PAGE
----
Erma Bombeck’s true gift

The Kansas City Star – April 26, 2012

Stacey Hatton Commentary

It was another classic April day in 2010.

The cherry trees were blossoming. I was searching in Lady Google Land for the next writing topic to suction to my eyeballs while my children were quietly demolishing art projects. My youngest was creating her “new family” with her medium of choice — ball point pen — on the freshly painted hallway walls, while my eldest was applying various shades of lipstick to the protuberances of her face and our white bathroom surfaces. Just another day…

Until my life took a dramatic turn when I discovered on a humor writers’ website that there’s a small conference in Dayton, Ohio, that only a few hundred people are allowed to attend: The Erma Bombeck Writers’ Workshop.

“Well, smack my head with a window pane and call me Dorothy! I’ve got to be a part of that,” I yelped to my children, who were ignoring me as much as I was ignoring them.

I quickly scrolled through the website for the event date and — horror of all horrors — the workshop had filled up the previous week and I couldn’t attend for two more years. Who does that? Erma Bombeck’s people, that’s who, because they offer it every other year! The inhumanity of it all.

(Erma Bombeck, for my younger readers or those who grew up in a cave, wrote a syndicated column that ran in 900 newspapers and a dozen books — nine of which made the New York Times’ bestseller’s list. Not too shabby, so they gave her a conference after she sadly passed away in 1996.)

I spent those two years waiting with my head held high and carried on like she would have wanted me to. Every day I got out of bed, I fed and dressed my children, I bathed myself routinely — and sometimes even before school drop-off.

But friends, last week I attended my first Erma Bombeck conference. I’m not going to name drop, but there were some fancy schmancy folk there. A high-larious comedienne who wrote for Bill Cosby, Lily Tomlin and Jim Henson’s people, (OK, fine, her name is Adriana Trigiani and she is brilliant!) did a stand-up routine after dinner one evening and had the audience rolling with laughter. However, in mid-routine, something unexpected happened to me.

During a huge laugh, tears streamed down my face like I had been presented a Pulitzer prize. (I was actually sitting watermelon-seed-spitting distance from people who had won that award.) For 48 hours I had bathed in Erma’s words from guest speakers, listened to her children speak of their dearly missed mother and peacefully took in the lovely essence of the experience. Then during a laugh of all things, a menopausal whoosh came over me, accompanied by tears. A Technicolor flashback dropped me into my childhood, when I used to visit my grandmother’s home.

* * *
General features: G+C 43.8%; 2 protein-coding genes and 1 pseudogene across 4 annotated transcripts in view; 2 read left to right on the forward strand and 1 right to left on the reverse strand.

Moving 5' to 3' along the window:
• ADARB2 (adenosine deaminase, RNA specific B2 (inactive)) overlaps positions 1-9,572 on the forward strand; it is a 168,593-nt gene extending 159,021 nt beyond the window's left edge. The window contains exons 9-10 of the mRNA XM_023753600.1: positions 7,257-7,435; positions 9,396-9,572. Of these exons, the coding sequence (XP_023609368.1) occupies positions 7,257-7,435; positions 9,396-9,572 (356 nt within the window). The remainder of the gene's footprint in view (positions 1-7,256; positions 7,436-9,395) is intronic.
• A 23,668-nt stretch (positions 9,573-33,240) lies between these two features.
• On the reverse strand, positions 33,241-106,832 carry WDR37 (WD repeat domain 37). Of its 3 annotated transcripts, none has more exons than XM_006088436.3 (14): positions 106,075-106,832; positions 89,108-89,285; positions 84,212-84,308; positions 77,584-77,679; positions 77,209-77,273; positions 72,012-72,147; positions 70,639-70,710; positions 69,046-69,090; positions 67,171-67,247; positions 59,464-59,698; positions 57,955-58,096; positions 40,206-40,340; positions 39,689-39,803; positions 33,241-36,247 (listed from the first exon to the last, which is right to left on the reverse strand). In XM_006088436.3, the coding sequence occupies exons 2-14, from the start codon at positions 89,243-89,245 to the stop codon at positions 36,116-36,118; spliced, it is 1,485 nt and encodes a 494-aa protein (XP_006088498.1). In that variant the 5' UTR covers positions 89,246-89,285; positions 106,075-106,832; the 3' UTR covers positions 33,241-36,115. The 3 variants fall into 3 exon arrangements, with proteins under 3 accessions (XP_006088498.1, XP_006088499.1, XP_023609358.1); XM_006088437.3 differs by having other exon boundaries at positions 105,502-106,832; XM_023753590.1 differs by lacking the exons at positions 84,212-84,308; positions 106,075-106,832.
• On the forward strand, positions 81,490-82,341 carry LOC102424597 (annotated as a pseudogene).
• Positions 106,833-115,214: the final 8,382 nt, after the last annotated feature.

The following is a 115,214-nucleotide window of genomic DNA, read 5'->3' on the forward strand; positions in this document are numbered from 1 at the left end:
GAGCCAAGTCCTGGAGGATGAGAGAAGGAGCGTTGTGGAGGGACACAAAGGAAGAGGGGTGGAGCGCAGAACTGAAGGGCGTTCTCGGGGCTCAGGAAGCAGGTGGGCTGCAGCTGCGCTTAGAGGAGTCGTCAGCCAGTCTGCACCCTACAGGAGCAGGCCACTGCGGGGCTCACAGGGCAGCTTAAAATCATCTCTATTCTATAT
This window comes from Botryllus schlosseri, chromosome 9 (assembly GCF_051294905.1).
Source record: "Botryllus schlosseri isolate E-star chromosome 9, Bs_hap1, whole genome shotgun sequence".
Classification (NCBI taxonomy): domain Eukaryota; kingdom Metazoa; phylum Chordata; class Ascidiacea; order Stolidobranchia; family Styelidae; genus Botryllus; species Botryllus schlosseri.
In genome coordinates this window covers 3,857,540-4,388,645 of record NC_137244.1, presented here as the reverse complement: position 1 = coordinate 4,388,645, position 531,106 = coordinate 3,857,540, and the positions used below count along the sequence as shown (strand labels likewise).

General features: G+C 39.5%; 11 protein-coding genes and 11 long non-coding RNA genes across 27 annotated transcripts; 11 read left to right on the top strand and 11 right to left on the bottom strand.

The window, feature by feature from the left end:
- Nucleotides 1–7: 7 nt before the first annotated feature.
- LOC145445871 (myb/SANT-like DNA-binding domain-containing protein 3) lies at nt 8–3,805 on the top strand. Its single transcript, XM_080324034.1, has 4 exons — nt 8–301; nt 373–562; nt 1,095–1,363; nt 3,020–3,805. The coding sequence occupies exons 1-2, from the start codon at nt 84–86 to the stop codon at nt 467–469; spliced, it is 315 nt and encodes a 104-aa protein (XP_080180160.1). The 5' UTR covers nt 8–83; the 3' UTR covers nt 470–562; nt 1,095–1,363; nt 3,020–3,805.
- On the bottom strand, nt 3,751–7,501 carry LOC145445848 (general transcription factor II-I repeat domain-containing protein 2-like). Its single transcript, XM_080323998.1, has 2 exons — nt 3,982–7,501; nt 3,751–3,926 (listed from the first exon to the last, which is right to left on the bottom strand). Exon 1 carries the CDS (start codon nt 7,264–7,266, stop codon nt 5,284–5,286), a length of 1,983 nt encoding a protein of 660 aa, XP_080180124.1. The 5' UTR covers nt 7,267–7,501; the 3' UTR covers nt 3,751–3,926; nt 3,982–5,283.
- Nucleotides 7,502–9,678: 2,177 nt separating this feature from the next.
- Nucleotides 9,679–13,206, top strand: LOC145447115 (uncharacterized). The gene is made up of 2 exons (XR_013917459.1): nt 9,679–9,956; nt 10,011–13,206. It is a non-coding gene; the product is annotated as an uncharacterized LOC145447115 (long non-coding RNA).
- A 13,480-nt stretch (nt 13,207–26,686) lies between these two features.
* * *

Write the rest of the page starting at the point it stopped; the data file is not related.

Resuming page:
MeeMaw had a spare bedroom with one lone bookshelf that contained the Holy Bible, various paperback romance novels that I was forbidden to read and a hardcover copy of Erma’s, If Life Is a Bowl of Cherries, What Am I Doing in the Pits?

Every trip to MeeMaw’s house when I got bored, I sneaked away to that bookcase and grabbed Erma’s book, inhaled each joke and maked sure not to laugh so loud I would get forced to rejoin the family reunion. I knew at first read that Erma was the funniest writer I had experienced. I also knew it was the only hardcover MeeMaw had purchased, so it had to have been special to her, as well.

Sadly, while MeeMaw was alive, there never was any true bonding between us, but here I was years after her passing, with tears for the relative who first introduced me to my favorite writer. At that moment I knew MeeMaw and I shared common ground and apparently some genetic code. MeeMaw would have loved to have joined me at that workshop. Now I know, thanks to Erma Bombeck, what I have in common with my MeeMaw. The love of laughter and great writers. What a gift!

Good thing I didn’t grab for those trashy romance novels instead. I would have missed out on so much brilliant writing — and last weekend would have been the pits!

Stacey Hatton is a pediatric registered nurse, writer and public speaker. Her humor blog can be found at


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2 thoughts on “Erma Bombeck’s true gift

  1. Darlene, interesting how we shared the love of the same book and found each other at the conference! Best to you and your writing…Stacey

  2. Stacey:
    I remember asking you what was wrong…It came on you so suddenly. Laughter, then tears. I get it, though. I get it.
    And the book “If Life…?” is the only hard cover book my Mom owned; she loved Erma and I learned to love Erma from reading the same book.
    It was a terrific conference and I met some real quality people, like you!

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